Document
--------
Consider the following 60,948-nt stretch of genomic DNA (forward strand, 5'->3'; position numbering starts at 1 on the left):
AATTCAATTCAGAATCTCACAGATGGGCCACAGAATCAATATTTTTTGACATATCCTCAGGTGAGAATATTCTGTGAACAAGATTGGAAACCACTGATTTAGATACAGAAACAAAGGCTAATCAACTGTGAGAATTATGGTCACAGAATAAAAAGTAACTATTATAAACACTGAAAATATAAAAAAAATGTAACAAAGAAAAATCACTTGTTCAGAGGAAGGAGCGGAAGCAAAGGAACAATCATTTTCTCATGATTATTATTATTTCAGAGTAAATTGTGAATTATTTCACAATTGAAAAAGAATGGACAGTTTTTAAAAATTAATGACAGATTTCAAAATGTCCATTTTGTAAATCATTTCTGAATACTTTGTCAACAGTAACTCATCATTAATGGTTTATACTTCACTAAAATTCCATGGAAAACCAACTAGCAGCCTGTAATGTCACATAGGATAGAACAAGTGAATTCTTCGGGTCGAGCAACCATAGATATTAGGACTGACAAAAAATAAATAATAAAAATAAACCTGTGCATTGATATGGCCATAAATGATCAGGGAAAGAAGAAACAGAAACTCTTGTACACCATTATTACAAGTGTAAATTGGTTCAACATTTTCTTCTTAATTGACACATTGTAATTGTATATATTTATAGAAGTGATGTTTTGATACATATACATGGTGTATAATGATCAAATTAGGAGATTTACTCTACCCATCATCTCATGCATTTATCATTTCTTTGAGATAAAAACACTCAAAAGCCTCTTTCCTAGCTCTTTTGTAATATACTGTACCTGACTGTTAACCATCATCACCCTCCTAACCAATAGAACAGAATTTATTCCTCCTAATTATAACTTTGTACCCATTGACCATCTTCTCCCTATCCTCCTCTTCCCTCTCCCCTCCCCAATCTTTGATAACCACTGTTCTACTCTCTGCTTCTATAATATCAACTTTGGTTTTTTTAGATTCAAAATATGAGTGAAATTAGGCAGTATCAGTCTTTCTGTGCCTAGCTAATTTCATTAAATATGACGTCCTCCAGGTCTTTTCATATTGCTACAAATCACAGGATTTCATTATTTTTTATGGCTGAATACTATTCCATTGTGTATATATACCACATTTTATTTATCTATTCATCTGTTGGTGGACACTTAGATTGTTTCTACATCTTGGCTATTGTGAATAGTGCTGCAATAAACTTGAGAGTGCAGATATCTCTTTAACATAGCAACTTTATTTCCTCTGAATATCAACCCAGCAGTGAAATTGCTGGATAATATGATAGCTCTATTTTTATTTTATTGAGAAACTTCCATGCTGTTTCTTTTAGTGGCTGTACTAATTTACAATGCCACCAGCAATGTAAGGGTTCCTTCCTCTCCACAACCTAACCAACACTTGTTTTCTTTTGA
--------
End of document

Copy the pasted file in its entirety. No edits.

Consider the following 60,948-nt stretch of genomic DNA (forward strand, 5'->3'; position numbering starts at 1 on the left):
AATTCAATTCAGAATCTCACAGATGGGCCACAGAATCAATATTTTTTGACATATCCTCAGGTGAGAATATTCTGTGAACAAGATTGGAAACCACTGATTTAGATACAGAAACAAAGGCTAATCAACTGTGAGAATTATGGTCACAGAATAAAAAGTAACTATTATAAACACTGAAAATATAAAAAAAATGTAACAAAGAAAAATCACTTGTTCAGAGGAAGGAGCGGAAGCAAAGGAACAATCATTTTCTCATGATTATTATTATTTCAGAGTAAATTGTGAATTATTTCACAATTGAAAAAGAATGGACAGTTTTTAAAAATTAATGACAGATTTCAAAATGTCCATTTTGTAAATCATTTCTGAATACTTTGTCAACAGTAACTCATCATTAATGGTTTATACTTCACTAAAATTCCATGGAAAACCAACTAGCAGCCTGTAATGTCACATAGGATAGAACAAGTGAATTCTTCGGGTCGAGCAACCATAGATATTAGGACTGACAAAAAATAAATAATAAAAATAAACCTGTGCATTGATATGGCCATAAATGATCAGGGAAAGAAGAAACAGAAACTCTTGTACACCATTATTACAAGTGTAAATTGGTTCAACATTTTCTTCTTAATTGACACATTGTAATTGTATATATTTATAGAAGTGATGTTTTGATACATATACATGGTGTATAATGATCAAATTAGGAGATTTACTCTACCCATCATCTCATGCATTTATCATTTCTTTGAGATAAAAACACTCAAAAGCCTCTTTCCTAGCTCTTTTGTAATATACTGTACCTGACTGTTAACCATCATCACCCTCCTAACCAATAGAACAGAATTTATTCCTCCTAATTATAACTTTGTACCCATTGACCATCTTCTCCCTATCCTCCTCTTCCCTCTCCCCTCCCCAATCTTTGATAACCACTGTTCTACTCTCTGCTTCTATAATATCAACTTTGGTTTTTTTAGATTCAAAATATGAGTGAAATTAGGCAGTATCAGTCTTTCTGTGCCTAGCTAATTTCATTAAATATGACGTCCTCCAGGTCTTTTCATATTGCTACAAATCACAGGATTTCATTATTTTTTATGGCTGAATACTATTCCATTGTGTATATATACCACATTTTATTTATCTATTCATCTGTTGGTGGACACTTAGATTGTTTCTACATCTTGGCTATTGTGAATAGTGCTGCAATAAACTTGAGAGTGCAGATATCTCTTTAACATAGCAACTTTATTTCCTCTGAATATCAACCCAGCAGTGAAATTGCTGGATAATATGATAGCTCTATTTTTATTTTATTGAGAAACTTCCATGCTGTTTCTTTTAGTGGCTGTACTAATTTACAATGCCACCAGCAATGTAAGGGTTCCTTCCTCTCCACAACCTAACCAACACTTGTTTTCTTTTGA